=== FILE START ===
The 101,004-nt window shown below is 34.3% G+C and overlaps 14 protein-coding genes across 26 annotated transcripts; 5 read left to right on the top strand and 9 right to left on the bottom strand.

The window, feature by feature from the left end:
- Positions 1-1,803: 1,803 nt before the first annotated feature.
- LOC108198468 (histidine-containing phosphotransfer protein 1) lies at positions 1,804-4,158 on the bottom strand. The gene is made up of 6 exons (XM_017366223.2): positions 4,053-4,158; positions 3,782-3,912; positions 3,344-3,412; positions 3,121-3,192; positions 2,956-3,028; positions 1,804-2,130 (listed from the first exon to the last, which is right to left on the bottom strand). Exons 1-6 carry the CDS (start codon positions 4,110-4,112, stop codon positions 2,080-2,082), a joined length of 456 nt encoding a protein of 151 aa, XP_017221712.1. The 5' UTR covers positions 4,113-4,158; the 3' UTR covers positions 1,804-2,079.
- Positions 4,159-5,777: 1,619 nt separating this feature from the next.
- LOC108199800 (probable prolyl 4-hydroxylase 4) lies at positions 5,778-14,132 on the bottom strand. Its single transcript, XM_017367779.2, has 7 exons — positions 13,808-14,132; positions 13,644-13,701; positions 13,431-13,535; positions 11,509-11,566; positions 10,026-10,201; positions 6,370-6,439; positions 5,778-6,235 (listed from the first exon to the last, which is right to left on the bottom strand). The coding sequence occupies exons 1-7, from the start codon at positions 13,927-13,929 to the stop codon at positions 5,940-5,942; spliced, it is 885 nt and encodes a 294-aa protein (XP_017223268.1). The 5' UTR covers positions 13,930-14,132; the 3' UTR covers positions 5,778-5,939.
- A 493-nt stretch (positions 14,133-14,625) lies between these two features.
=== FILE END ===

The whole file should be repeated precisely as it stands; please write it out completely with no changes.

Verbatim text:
The 101,004-nt window shown below is 34.3% G+C and overlaps 14 protein-coding genes across 26 annotated transcripts; 5 read left to right on the top strand and 9 right to left on the bottom strand.

The window, feature by feature from the left end:
- Positions 1-1,803: 1,803 nt before the first annotated feature.
- LOC108198468 (histidine-containing phosphotransfer protein 1) lies at positions 1,804-4,158 on the bottom strand. The gene is made up of 6 exons (XM_017366223.2): positions 4,053-4,158; positions 3,782-3,912; positions 3,344-3,412; positions 3,121-3,192; positions 2,956-3,028; positions 1,804-2,130 (listed from the first exon to the last, which is right to left on the bottom strand). Exons 1-6 carry the CDS (start codon positions 4,110-4,112, stop codon positions 2,080-2,082), a joined length of 456 nt encoding a protein of 151 aa, XP_017221712.1. The 5' UTR covers positions 4,113-4,158; the 3' UTR covers positions 1,804-2,079.
- Positions 4,159-5,777: 1,619 nt separating this feature from the next.
- LOC108199800 (probable prolyl 4-hydroxylase 4) lies at positions 5,778-14,132 on the bottom strand. Its single transcript, XM_017367779.2, has 7 exons — positions 13,808-14,132; positions 13,644-13,701; positions 13,431-13,535; positions 11,509-11,566; positions 10,026-10,201; positions 6,370-6,439; positions 5,778-6,235 (listed from the first exon to the last, which is right to left on the bottom strand). The coding sequence occupies exons 1-7, from the start codon at positions 13,927-13,929 to the stop codon at positions 5,940-5,942; spliced, it is 885 nt and encodes a 294-aa protein (XP_017223268.1). The 5' UTR covers positions 13,930-14,132; the 3' UTR covers positions 5,778-5,939.
- A 493-nt stretch (positions 14,133-14,625) lies between these two features.